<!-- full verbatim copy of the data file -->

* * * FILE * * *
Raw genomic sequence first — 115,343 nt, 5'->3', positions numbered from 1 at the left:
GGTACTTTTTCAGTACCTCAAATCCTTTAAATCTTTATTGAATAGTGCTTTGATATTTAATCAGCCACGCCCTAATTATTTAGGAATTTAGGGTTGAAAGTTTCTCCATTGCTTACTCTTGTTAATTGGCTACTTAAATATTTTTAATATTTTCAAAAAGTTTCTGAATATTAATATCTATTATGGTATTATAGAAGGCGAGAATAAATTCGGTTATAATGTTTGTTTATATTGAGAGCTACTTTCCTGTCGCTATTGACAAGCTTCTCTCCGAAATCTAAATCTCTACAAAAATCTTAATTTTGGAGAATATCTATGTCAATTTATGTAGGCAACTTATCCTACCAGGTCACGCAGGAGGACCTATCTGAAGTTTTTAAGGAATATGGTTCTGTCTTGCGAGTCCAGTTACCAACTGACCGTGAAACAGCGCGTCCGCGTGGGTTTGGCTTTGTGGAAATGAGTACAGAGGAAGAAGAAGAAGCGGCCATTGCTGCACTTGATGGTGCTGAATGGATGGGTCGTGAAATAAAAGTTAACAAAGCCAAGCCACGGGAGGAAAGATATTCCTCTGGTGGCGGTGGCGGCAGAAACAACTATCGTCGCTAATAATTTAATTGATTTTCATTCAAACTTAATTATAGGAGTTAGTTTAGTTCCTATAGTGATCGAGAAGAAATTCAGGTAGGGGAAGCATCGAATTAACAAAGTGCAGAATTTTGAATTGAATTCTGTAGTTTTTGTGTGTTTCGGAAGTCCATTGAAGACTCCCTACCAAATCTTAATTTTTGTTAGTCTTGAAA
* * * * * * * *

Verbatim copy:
Raw genomic sequence first — 115,343 nt, 5'->3', positions numbered from 1 at the left:
GGTACTTTTTCAGTACCTCAAATCCTTTAAATCTTTATTGAATAGTGCTTTGATATTTAATCAGCCACGCCCTAATTATTTAGGAATTTAGGGTTGAAAGTTTCTCCATTGCTTACTCTTGTTAATTGGCTACTTAAATATTTTTAATATTTTCAAAAAGTTTCTGAATATTAATATCTATTATGGTATTATAGAAGGCGAGAATAAATTCGGTTATAATGTTTGTTTATATTGAGAGCTACTTTCCTGTCGCTATTGACAAGCTTCTCTCCGAAATCTAAATCTCTACAAAAATCTTAATTTTGGAGAATATCTATGTCAATTTATGTAGGCAACTTATCCTACCAGGTCACGCAGGAGGACCTATCTGAAGTTTTTAAGGAATATGGTTCTGTCTTGCGAGTCCAGTTACCAACTGACCGTGAAACAGCGCGTCCGCGTGGGTTTGGCTTTGTGGAAATGAGTACAGAGGAAGAAGAAGAAGCGGCCATTGCTGCACTTGATGGTGCTGAATGGATGGGTCGTGAAATAAAAGTTAACAAAGCCAAGCCACGGGAGGAAAGATATTCCTCTGGTGGCGGTGGCGGCAGAAACAACTATCGTCGCTAATAATTTAATTGATTTTCATTCAAACTTAATTATAGGAGTTAGTTTAGTTCCTATAGTGATCGAGAAGAAATTCAGGTAGGGGAAGCATCGAATTAACAAAGTGCAGAATTTTGAATTGAATTCTGTAGTTTTTGTGTGTTTCGGAAGTCCATTGAAGACTCCCTACCAAATCTTAATTTTTGTTAGTCTTGAAA